GREAT FALLS — Three coroner inquests are scheduled for Monday and Tuesday to investigate several 2018 officer-involved fatalities in Cascade County, according to a press release obtained by MTN News from the Petroleum County Coroner’s Office.
67-year-old Charles Anthony Marcotte, for whom the first inquest is scheduled, was shot and killed by Great Falls police officers after reportedly brandishing a gun in August 2018.
The situation began when officers responded to a home in the Highwoods Mobile Park for a disturbance. The disturbance reportedly escalated, and police negotiated with him for more than 30 minutes, trying to get Marcotte to put down his weapons. Call logs indicated he had at least two pistols and one rifle.
Shots were exchanged between Marcotte and officers, killing Marcotte.
Inquests are required by Montana law when someone’s death is caused by a police officer. They are conducted by counties other than the one in which the fatal incidents occurred.
The Marcotte inquest is set for 8:30 a.m. at the Great Falls MSU Extension Office at 3300 3rdStreet N.E. #9 in Great Falls. Several other inquests are slated for the following day in the same location, according to the media release from Petroleum County.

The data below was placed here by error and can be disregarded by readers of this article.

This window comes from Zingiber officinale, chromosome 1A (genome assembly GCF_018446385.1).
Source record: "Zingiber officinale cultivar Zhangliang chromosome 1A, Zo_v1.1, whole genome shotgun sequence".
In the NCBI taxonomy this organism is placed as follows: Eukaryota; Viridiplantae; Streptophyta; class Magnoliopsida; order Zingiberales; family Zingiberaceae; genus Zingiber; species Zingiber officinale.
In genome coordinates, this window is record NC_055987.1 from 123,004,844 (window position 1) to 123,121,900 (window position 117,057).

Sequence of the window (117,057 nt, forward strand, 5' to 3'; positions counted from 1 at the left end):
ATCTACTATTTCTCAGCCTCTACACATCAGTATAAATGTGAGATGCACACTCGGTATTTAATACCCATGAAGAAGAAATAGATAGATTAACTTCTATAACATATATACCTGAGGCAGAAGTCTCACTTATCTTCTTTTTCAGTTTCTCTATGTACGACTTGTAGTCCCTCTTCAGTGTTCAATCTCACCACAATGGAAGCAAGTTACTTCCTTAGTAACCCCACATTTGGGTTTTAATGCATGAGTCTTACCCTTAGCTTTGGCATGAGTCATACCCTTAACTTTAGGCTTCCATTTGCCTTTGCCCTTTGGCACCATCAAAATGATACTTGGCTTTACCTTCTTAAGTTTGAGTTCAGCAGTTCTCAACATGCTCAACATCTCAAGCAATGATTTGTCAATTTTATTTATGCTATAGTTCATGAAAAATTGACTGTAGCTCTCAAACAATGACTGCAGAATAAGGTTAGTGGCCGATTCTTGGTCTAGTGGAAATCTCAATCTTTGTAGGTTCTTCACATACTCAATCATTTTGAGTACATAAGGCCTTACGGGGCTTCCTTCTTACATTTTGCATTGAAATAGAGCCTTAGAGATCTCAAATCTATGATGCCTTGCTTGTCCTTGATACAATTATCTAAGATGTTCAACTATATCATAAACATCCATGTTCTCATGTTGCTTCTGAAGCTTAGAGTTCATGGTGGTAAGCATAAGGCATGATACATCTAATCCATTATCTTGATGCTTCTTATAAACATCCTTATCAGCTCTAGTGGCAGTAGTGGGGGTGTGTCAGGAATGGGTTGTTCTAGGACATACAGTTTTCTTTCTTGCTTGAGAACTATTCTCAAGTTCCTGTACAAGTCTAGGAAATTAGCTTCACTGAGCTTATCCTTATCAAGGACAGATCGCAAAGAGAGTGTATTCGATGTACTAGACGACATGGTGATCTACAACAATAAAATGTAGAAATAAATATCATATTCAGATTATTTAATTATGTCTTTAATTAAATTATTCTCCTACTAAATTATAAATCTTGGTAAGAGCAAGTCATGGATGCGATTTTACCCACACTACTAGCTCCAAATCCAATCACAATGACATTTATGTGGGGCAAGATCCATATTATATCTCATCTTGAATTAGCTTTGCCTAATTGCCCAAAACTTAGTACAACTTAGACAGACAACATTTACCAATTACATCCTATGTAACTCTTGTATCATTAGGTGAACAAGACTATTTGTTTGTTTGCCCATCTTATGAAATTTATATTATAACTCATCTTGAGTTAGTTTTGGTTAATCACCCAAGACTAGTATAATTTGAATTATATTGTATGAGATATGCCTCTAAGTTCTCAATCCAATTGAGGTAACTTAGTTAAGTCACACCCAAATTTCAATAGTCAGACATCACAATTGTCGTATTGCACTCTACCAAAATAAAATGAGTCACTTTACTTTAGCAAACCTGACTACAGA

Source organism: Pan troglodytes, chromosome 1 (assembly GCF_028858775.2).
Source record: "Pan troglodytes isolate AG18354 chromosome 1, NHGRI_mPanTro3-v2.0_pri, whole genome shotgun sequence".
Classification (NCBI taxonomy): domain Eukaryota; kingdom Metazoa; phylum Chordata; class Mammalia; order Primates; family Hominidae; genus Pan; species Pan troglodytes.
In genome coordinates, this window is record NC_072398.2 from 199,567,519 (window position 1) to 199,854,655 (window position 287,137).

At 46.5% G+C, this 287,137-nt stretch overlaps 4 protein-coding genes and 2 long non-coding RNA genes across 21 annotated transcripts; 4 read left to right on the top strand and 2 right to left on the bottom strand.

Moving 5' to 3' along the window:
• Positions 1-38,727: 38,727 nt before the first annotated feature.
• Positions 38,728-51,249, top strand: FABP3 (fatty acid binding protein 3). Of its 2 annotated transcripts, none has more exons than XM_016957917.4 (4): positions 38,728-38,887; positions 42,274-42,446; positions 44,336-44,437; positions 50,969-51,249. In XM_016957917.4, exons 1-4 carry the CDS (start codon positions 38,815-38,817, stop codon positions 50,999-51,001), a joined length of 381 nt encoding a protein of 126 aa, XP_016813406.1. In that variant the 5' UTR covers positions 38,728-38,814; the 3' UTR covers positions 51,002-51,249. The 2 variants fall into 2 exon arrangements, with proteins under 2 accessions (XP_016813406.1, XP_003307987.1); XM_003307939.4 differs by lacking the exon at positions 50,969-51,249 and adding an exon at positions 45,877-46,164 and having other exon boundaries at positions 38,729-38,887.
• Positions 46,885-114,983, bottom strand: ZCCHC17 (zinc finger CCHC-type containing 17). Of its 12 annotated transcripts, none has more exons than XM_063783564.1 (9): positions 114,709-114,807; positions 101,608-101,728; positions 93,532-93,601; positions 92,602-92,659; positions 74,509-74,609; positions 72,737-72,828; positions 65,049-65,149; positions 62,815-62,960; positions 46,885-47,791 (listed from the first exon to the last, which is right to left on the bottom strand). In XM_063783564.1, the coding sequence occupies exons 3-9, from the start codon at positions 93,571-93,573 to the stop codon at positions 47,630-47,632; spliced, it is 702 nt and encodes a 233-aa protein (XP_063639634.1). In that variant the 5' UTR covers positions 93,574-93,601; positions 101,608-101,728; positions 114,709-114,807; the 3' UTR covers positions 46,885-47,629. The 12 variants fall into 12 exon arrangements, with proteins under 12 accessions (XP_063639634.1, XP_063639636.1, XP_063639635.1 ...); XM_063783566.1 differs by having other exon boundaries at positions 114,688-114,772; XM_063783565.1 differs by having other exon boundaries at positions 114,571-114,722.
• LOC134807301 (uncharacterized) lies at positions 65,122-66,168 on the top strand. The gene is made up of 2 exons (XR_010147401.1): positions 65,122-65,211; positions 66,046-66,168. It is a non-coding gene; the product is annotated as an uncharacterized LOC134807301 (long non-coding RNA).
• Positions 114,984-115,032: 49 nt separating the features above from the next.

An inquest for the fatal shooting case of Andy H. Anderson, who died on Aug. 24, 2018, near Great Falls, is scheduled for 8:30 a.m. Tuesday.
At 1 p.m. Tuesday, a final inquest will consider a December 2018 incident involving the death of Tracey Johnston, a 46-year-old Great Falls man who was ejected from his vehicle after leading officers on a high-speed chase, resulting in his death.
A deputy with the Cascade County Sheriff’s Office had been called to Vaughn School following a suspicious call (the nature of which was never fully disclosed to MTN News). The officer attempted to stop Johnston’s vehicle, which was located on site. Johnston then tried to ram and throw objects at the deputy’s vehicle. Johnston fled from the scene, engaging the responding officer in a high-speed chase that reportedly reached 100 miles per hour.
Johnston eventually lost control and was ejected from his vehicle, dying on the scene of the crash.
He reportedly had DUI convictions in Hill County as well as a criminal possession of dangerous drugs conviction in Flathead County, according to the Montana Department of Corrections.
R.J. Brown, the Petroleum County coroner, will assume the duties of the Cascade County coroner for this week’s inquests, in accordance with Montana law.